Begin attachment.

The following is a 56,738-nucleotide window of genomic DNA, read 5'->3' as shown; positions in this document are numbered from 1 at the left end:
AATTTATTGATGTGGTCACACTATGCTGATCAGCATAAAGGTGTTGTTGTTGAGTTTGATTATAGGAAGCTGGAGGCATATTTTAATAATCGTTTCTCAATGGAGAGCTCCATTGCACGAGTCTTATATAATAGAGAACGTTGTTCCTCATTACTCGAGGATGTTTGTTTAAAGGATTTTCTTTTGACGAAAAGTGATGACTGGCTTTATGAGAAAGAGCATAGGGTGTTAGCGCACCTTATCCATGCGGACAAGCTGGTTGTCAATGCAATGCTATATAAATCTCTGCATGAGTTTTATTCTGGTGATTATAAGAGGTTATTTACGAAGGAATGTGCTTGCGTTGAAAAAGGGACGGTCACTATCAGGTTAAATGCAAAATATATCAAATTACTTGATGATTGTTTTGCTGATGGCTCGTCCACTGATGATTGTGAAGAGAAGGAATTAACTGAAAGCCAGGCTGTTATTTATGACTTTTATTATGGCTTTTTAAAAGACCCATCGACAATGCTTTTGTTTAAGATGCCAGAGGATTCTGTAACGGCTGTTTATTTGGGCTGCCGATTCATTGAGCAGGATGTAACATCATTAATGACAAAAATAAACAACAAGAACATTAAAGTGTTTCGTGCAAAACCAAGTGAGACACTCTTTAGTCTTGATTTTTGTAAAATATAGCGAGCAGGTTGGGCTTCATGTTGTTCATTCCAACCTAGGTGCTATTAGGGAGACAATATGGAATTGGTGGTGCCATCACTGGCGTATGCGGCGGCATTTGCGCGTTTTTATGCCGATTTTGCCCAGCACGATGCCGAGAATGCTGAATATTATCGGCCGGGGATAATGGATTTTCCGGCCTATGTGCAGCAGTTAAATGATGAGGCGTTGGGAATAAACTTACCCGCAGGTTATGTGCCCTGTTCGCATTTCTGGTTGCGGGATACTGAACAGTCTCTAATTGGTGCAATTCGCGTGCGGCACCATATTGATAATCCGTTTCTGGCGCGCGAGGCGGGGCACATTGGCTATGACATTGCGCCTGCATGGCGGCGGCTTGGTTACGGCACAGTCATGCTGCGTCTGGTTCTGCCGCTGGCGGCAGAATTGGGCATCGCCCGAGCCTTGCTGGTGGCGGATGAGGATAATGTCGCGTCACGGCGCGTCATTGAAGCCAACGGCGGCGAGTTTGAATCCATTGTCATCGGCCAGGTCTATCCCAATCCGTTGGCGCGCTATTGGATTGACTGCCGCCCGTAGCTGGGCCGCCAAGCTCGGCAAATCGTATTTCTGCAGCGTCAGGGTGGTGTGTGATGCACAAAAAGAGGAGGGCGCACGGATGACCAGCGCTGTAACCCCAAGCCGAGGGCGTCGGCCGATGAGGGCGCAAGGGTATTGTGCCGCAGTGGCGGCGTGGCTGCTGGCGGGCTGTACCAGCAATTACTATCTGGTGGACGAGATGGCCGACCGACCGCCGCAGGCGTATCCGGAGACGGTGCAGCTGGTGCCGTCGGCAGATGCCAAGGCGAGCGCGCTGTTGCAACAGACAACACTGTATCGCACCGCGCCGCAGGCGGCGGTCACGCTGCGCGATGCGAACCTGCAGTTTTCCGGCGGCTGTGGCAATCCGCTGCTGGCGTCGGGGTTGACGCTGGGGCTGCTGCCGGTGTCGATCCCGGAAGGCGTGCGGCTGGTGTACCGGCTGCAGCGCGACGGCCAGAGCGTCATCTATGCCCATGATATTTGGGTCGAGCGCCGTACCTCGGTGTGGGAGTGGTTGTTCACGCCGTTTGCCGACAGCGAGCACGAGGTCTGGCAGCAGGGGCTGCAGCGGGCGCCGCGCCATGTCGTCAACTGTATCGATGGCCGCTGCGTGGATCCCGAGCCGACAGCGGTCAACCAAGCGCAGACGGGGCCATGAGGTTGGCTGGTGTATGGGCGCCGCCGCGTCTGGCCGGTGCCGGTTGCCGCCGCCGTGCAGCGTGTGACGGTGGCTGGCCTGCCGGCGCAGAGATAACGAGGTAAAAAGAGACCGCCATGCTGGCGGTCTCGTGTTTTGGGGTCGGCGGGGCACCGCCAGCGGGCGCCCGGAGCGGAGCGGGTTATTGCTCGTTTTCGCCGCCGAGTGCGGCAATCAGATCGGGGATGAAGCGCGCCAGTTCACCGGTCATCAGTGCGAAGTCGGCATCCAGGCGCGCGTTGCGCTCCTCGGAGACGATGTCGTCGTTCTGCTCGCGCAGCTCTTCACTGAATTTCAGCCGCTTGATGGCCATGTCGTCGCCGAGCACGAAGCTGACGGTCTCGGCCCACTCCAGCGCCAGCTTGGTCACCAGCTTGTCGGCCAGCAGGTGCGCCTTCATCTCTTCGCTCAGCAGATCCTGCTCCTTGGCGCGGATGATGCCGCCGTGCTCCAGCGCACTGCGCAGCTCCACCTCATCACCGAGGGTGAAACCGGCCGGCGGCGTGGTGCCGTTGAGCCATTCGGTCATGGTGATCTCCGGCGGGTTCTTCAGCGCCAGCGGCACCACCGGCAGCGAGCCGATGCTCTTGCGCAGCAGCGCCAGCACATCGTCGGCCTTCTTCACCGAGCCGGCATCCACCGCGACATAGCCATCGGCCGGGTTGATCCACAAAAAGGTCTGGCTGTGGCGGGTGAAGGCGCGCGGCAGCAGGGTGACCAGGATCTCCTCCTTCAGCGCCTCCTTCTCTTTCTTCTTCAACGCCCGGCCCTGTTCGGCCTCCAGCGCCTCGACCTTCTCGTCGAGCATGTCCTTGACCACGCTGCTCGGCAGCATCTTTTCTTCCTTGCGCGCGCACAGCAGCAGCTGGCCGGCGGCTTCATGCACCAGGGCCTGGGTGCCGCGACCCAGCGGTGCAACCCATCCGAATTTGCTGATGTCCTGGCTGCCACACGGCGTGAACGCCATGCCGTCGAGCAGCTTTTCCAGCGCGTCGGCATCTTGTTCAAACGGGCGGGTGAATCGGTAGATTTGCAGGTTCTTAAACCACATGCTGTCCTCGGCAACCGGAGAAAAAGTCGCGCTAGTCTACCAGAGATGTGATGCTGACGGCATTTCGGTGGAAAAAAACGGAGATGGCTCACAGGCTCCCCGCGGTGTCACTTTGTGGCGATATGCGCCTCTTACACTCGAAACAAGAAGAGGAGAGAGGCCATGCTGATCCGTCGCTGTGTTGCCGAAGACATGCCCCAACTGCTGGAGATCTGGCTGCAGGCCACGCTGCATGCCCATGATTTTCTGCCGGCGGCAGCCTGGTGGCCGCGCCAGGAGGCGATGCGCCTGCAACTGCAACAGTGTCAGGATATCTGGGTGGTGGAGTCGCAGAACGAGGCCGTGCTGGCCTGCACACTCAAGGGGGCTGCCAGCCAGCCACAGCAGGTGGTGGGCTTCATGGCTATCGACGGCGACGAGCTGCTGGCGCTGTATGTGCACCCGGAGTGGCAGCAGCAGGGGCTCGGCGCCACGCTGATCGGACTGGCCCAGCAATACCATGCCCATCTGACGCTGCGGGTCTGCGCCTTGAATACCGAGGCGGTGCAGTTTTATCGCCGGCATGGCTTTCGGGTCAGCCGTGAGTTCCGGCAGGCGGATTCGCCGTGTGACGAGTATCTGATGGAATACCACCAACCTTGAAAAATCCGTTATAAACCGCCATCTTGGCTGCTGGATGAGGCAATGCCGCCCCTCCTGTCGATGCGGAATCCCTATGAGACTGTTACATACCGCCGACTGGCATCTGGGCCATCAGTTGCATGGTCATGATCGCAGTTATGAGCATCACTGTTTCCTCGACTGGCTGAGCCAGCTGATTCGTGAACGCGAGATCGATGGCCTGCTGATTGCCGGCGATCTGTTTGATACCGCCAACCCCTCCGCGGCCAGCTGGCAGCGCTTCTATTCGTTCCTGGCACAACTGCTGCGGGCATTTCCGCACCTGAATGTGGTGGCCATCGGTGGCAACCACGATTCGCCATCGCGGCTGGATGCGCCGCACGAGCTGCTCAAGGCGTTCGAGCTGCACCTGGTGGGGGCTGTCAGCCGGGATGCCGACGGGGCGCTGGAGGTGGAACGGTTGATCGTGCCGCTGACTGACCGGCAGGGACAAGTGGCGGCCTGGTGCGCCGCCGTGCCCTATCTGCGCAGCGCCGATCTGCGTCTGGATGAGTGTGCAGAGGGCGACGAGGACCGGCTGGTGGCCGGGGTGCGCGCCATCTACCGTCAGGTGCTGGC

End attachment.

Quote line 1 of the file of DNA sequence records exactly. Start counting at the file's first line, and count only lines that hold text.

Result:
The following is a 56,738-nucleotide window of genomic DNA, read 5'->3' as shown; positions in this document are numbered from 1 at the left end: